The threshold and switching ranges of the mixtures in the first compartment and the second compartment is dependent on the dielectric anisotropy. The greater the dielectric anisotropy, the lower the switching voltage is. The threshold and switching ranges also depend on the elastic constants of the liquid crystal. The dielectric anisotropy and the elastic constants do not provide a sufficient separation of the switching ranges. This is achieved by means of a polymer network being used to stabilise the unswitched state of the layers, meaning that the threshold and switching range are increased, as is known in the art. By also stabilising the switched state of the layers, the threshold and switching range are increased, as is known in the art.

FIG. 6 shows a second embodiment of the invention as a positive dielectric anisotropy liquid crystal cell 600. The alignment of the guest-host layer with no electric field applied is shown in compartment 614 by the lines 602 and in compartment 616 by the lines 604. The guest-host layer in compartment 616 is aligned parallel to the cell substrates 102, 104. In this state, light polarised parallel to the guest-host layer is substantially absorbed and light polarised perpendicular to this direction is transmitted. The guest-host layer therefore acts as a polariser in this state.

Referring to FIG. 9, this state corresponds to a level of reflectivity of the cell shown to the left of line 912 as no field has been applied. The line 906 shows the reflectivity corresponding to a given applied field.

Referring to FIG. 7, as a field is applied across electrodes 118 and 120, the liquid crystal layer in compartment 616 starts to align substantially perpendicular to the cell substrates 102, 104. Referring to FIG. 9, this state corresponds to a level of reflectivity of the cell shown to the right of line 914 and to the left of line 908 as a field sufficient to cause the liquid crystal layer in compartment 616 to be substantially switched, but not sufficient to cause the guest-host layer in compartment 614 to be substantially switched, has been applied. The portion of the line 506 between the line 912 and the line 914 corresponds to an applied field where the guest-host layer in compartment 616 is partially switched.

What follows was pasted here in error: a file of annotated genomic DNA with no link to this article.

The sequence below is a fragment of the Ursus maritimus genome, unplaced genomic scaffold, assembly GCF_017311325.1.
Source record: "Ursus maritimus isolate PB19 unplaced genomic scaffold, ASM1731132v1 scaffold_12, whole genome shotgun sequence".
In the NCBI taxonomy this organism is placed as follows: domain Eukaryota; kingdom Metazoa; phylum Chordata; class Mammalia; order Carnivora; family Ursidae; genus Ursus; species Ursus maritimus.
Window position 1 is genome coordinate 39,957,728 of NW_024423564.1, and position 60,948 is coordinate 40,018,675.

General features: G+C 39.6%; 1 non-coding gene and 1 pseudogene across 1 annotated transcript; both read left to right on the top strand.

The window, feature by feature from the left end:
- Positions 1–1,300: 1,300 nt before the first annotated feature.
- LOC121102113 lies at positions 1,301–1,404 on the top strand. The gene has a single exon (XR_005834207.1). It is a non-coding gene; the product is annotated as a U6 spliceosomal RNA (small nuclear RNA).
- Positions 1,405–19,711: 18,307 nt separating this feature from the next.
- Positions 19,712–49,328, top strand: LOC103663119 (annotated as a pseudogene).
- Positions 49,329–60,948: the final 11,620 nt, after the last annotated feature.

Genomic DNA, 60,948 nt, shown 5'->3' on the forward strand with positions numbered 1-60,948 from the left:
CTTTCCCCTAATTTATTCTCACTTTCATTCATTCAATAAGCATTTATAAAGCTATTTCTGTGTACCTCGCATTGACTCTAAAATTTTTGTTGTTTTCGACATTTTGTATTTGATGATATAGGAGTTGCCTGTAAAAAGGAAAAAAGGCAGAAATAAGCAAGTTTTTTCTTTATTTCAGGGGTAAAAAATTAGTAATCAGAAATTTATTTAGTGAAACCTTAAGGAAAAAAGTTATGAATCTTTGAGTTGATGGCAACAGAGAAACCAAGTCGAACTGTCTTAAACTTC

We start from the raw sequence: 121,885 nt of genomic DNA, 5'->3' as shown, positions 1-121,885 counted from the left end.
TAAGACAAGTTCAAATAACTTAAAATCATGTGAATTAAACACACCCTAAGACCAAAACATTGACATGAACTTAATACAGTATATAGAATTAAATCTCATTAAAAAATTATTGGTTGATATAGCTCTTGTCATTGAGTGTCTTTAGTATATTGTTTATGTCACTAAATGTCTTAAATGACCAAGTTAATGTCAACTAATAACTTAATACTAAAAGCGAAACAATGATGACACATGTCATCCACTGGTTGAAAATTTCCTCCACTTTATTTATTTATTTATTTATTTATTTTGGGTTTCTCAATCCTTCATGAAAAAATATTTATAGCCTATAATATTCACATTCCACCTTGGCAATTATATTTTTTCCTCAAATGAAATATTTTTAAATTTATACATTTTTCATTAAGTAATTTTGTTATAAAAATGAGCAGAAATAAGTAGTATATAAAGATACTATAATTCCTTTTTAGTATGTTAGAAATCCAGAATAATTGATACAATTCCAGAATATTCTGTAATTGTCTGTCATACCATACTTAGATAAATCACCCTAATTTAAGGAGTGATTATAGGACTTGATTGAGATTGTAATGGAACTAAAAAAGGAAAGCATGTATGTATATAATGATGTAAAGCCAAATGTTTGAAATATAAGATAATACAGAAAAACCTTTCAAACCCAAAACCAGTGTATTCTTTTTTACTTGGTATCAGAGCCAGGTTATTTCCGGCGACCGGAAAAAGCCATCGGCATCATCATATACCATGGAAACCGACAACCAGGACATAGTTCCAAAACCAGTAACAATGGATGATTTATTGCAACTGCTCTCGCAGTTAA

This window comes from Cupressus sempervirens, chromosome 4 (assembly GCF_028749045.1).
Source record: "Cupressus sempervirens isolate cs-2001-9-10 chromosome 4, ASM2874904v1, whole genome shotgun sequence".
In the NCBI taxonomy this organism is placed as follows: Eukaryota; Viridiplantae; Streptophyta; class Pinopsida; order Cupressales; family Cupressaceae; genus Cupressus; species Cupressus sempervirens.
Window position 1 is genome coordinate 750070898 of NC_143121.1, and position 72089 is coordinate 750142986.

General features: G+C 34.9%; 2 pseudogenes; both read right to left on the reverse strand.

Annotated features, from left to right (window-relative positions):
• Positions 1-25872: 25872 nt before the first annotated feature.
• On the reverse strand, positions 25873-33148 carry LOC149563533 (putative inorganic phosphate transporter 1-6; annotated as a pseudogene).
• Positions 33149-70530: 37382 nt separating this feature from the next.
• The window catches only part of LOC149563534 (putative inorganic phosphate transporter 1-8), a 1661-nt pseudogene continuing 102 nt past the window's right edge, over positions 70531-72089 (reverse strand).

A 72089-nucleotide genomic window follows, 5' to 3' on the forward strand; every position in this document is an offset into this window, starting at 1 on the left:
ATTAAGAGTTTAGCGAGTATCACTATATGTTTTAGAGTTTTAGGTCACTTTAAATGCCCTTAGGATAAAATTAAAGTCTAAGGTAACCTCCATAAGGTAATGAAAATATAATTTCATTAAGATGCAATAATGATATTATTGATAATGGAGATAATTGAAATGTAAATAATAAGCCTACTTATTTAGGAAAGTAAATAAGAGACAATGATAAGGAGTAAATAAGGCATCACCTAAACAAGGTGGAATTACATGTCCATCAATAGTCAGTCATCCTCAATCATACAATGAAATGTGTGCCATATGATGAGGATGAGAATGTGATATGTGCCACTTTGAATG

Referring to FIG. 8, as the field applied across the electrodes 118 and 120 is increased, the guest-host liquid crystal layer in compartment 614 starts to switch. The layer switches into a progressively lighter state as the field is increased. When the field exceeds the value indicated in FIG. 9 by the line 910, the liquid crystal layer in compartment 614 has completely switched and so little light is absorbed.

The light transmitted through both compartments 614, 616 is reflected off the rear substrate 104 and returns through the compartments 614, 616. Substantially all of the light entering the cell 600 is reflected, a small amount being absorbed in compartment 614 and by the rear substrate 104.

The effect of the guest-host layer in compartment 614 as a polariser in conjunction with the liquid crystal in compartment 616 increases the amount of light reflected in the light state and hence acts to improve the reflectivity compared to a cell in which both compartments contain a guest-host layer. However, a low reflectivity dark state and therefore a satisfactory contrast ratio is still achieved.

The advantage of a negative dielectric anisotropy liquid crystal cell such as that of FIG. 2 over a positive dielectric anisotropy liquid crystal cell such as that of FIG. 6 is that the negative cell is normally white and maximum reflectivity is obtained at zero applied voltage.

In a further embodiment of the invention, a display cell having three compartments is used. A third compartment is added to the two compartment cells described above. The third compartment is separated from the second compartment by a thin transparent membrane, is located furthest from the observer and contains a guest-host mixture. The mixture is aligned substantially perpendicular to the guest-host mixture in the first compartment. In this embodiment, the first and third compartments contain guest-host mixtures and act as polarisers. The second compartment operates on the polarisation state of the light reaching it. The guest host-mixtures may have homeotropic alignment or they may have homogeneous alignment.

For a negative nematic mixture in the switched state, the guest-host layers in the first compartment and in the third compartment are orthogonal. For a positive nematic mixture in the unswitched state, the guest-host layers in the first compartment and in the third compartment are orthogonal. In a three compartment display cell, the mixture in the second compartment is optimally a 90 degree twisted nematic layer. The mixtures in the first and in the third compartment switch in the same range of applied field, which differs from the range in which the mixture in the second compartment switches.